Huawei’s laptops have done well in recent ZDNet reviews. Only a few months ago the MateBook 16 earned plaudits in almost every department, the main drawback being the pop-up webcam’s awkward positioning in the middle of the Fn key row. Before that, late last year, the MateBook 14s showed that Huawei could deliver impressive laptops with the camera in a more ergonomic location above the screen.
The new MateBook D 16 also positions its webcam above the screen. So, as 16-inch laptops become more common, does the MateBook D 16, which is powered by 12th-generation Intel Core processors, deliver good value for money? This certainly helps: at the time of writing, buyers in the UK get a MateView GT 27-inch monitor worth £199.99 (inc. VAT) thrown in for free.
There are two models, and I was sent the top-end configuration with an Intel Core i7-12700H processor, 16GB of RAM and a 512GB SSD, which costs £999.99. The entry-level model has a Core i5-12450H processor, 8GB of RAM and a 512GB SSD and costs £749.99.
A 16-inch screen is sizeable, and the challenge for laptop makers is to fit it into a chassis that’s as small, lightweight and portable as possible. The MateBook D 16 measures 356.7mm wide by 248.7mm deep by 18.4mm thick and weighs 1.7kg. It just about fits in my laptop backpack, and I didn’t find it too heavy to lug around, but not everyone will agree with that.
The good news for mobile users is that the charger is a smartphone-style 65W mains plug and a USB-C cable. Not only does this add very little weight (137g) to a bag, it’ll charge your phone as well as your laptop.
The Space Grey MateBook D 16 has an unobtrusive design with large Huawei branding on the lid but no other external distinguishing marks. Rubbery risers on the underside give the vents a little space and ensure that the laptop stays stable on a desk or table. It’s all very workaday, and that’s not a criticism. Note, though, that despite talk on the website of ‘rigorous quality testing’ there’s no formal MIL-STD rating. To be safe, we’d recommend a protective sleeve for both storage and transportation.
The 16-inch screen is set in very thin bezels, with its 16:10 aspect ratio making for a particularly narrow bottom bezel. I measured the short edge bezels at 5mm to the outer edge of the lid and the upper bezel at 8mm to the outer edge of the lid. Huawei claims a 90% screen-to-body ratio. The edge of the lid protrudes slightly to accommodate the webcam, a design feature that also makes it easy to open the clamshell.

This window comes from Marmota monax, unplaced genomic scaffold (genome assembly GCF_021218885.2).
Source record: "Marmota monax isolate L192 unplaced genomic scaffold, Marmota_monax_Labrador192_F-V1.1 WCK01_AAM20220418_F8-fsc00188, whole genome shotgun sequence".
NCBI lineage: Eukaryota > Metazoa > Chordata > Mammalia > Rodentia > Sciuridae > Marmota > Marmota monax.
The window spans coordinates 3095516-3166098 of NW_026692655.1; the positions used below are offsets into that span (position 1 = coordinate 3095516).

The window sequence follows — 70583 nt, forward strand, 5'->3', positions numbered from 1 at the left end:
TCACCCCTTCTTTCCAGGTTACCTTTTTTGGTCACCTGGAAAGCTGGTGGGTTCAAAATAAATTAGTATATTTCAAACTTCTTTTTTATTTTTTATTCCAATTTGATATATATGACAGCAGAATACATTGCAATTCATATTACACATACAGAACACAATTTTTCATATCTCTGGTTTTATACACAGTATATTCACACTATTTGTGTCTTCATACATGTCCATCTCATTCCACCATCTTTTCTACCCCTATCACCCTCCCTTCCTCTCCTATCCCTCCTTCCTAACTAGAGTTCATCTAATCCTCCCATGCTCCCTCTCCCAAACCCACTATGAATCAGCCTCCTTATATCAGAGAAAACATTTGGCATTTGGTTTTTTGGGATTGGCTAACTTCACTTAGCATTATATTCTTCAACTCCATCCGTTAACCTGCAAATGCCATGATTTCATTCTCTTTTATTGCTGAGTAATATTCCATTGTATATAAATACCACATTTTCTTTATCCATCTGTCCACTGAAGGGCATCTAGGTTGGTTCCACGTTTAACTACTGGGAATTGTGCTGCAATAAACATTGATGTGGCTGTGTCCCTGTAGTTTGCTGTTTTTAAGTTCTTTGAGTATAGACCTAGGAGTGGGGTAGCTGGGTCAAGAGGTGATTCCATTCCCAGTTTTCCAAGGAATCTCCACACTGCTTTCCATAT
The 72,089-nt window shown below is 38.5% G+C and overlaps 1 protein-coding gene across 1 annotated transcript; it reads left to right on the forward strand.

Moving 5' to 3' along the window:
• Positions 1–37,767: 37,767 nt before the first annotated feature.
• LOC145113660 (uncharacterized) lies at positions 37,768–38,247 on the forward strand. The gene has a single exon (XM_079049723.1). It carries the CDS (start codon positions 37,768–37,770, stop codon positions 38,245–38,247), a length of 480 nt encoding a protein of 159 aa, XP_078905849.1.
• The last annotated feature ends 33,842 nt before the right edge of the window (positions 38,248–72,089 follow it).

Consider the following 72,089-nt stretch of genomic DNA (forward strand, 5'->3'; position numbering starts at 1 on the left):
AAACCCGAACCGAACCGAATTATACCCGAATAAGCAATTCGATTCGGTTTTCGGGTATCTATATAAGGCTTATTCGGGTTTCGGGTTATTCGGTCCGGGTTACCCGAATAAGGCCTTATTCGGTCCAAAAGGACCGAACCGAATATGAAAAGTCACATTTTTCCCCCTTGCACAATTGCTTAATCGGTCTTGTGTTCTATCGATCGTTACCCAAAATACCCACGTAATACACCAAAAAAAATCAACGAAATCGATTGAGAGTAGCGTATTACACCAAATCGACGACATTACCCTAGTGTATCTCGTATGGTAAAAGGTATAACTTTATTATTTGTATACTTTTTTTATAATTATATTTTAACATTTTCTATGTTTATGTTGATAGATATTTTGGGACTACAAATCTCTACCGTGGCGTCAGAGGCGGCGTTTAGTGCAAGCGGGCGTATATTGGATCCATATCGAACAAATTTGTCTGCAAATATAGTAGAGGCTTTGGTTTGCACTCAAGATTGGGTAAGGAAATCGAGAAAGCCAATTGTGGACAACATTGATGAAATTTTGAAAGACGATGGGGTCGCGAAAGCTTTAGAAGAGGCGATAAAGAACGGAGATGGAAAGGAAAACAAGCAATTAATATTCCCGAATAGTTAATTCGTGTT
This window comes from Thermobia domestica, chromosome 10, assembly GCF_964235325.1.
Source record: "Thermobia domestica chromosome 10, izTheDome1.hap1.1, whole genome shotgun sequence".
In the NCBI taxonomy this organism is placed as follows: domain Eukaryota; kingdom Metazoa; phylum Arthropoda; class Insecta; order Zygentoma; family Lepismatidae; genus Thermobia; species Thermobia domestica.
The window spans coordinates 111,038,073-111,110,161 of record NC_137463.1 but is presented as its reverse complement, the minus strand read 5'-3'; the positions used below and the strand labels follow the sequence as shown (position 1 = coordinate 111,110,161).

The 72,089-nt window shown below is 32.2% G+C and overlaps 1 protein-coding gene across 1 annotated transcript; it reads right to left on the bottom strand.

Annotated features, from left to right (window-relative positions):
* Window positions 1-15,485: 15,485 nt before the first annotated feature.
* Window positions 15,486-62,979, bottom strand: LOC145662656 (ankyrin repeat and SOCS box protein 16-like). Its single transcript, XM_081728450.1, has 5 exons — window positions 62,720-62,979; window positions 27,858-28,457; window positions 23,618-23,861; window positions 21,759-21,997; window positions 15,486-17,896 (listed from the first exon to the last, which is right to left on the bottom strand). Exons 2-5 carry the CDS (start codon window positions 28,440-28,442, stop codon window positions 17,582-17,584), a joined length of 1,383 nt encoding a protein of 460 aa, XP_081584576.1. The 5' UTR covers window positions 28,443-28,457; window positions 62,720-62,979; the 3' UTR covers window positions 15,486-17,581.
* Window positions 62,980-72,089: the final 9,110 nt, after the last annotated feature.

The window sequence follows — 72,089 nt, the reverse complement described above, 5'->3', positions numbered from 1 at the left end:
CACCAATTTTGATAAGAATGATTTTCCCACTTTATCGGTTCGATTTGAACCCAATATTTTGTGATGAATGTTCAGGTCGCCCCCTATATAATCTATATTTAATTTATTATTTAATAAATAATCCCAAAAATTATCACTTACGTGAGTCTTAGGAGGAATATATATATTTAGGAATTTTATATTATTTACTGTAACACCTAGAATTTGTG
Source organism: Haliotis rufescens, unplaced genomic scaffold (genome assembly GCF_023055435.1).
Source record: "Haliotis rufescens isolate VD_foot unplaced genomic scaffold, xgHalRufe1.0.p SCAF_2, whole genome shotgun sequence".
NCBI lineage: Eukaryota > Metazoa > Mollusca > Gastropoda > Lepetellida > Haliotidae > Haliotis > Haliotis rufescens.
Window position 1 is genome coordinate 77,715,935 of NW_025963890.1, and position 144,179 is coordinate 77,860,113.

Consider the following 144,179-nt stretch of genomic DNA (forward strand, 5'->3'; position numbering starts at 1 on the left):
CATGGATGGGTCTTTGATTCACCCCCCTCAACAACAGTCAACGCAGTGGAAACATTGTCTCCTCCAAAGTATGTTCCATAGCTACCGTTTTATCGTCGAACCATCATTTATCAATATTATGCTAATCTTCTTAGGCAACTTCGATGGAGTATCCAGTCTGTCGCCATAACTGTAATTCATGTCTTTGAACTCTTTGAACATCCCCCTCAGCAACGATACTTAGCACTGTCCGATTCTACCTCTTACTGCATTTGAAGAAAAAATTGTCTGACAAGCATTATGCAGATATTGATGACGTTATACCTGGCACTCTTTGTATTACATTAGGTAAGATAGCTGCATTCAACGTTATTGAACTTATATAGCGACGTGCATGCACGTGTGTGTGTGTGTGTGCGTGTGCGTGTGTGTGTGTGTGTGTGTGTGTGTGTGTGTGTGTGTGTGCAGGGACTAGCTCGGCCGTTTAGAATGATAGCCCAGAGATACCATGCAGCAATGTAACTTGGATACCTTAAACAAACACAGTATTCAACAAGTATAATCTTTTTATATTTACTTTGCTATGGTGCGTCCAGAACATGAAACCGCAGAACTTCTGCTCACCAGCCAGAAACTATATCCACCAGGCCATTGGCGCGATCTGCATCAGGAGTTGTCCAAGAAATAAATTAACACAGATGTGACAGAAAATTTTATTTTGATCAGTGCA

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The IPS panel, which is not touch-responsive, maxes out at 300 nits, which is arguably not bright enough for some outdoor settings. The resolution of 1,920 by 1,200 pixels (141.5ppi) is also a little low, and video and text sometimes suffered. The display’s matte finish may not appeal to everyone. The lid doesn’t hinge down far enough to sit flat on a desk, so any screen sharing needs to be done in standard laptop mode. The viewing angle of 178 degrees makes it easy for two people sitting side by side to view the screen at the same time.
Overall the screen feels pretty average, although it should be fine for mainstream productivity tasks and occasional video watching. If you need a more media-friendly display, look elsewhere.
There are two speakers on the underside of the chassis. Audio quality is average, with the usual dearth of bass tones. There’s no distortion at top volume, although the latter isn’t particularly loud. The lack of bass affects most listening, and as with the screen, media enthusiasts may be disappointed.
The 1080p FHD webcam offers an AI Camera feature that adjusts the viewing angle to keep you in the frame during video calls. However, there’s no IR to enable Windows Hello face authentication.